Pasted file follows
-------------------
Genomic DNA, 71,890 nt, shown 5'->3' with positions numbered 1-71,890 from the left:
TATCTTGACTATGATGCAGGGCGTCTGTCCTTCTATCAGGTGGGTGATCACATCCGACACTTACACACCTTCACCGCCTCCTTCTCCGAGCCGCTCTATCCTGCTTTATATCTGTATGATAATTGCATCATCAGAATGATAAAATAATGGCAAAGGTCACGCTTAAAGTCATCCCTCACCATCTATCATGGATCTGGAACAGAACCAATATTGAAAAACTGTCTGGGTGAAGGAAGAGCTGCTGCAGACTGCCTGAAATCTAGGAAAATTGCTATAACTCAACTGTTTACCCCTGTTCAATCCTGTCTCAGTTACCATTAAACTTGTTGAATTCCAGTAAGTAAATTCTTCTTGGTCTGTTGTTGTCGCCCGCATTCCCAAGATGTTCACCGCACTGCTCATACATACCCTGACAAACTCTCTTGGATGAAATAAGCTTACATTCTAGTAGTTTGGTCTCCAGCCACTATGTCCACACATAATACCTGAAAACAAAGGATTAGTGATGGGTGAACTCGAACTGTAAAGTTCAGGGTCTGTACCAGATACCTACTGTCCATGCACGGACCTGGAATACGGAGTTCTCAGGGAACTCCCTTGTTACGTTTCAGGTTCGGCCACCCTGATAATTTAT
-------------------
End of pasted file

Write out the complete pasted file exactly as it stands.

Genomic DNA, 71,890 nt, shown 5'->3' with positions numbered 1-71,890 from the left:
TATCTTGACTATGATGCAGGGCGTCTGTCCTTCTATCAGGTGGGTGATCACATCCGACACTTACACACCTTCACCGCCTCCTTCTCCGAGCCGCTCTATCCTGCTTTATATCTGTATGATAATTGCATCATCAGAATGATAAAATAATGGCAAAGGTCACGCTTAAAGTCATCCCTCACCATCTATCATGGATCTGGAACAGAACCAATATTGAAAAACTGTCTGGGTGAAGGAAGAGCTGCTGCAGACTGCCTGAAATCTAGGAAAATTGCTATAACTCAACTGTTTACCCCTGTTCAATCCTGTCTCAGTTACCATTAAACTTGTTGAATTCCAGTAAGTAAATTCTTCTTGGTCTGTTGTTGTCGCCCGCATTCCCAAGATGTTCACCGCACTGCTCATACATACCCTGACAAACTCTCTTGGATGAAATAAGCTTACATTCTAGTAGTTTGGTCTCCAGCCACTATGTCCACACATAATACCTGAAAACAAAGGATTAGTGATGGGTGAACTCGAACTGTAAAGTTCAGGGTCTGTACCAGATACCTACTGTCCATGCACGGACCTGGAATACGGAGTTCTCAGGGAACTCCCTTGTTACGTTTCAGGTTCGGCCACCCTGATAATTTAT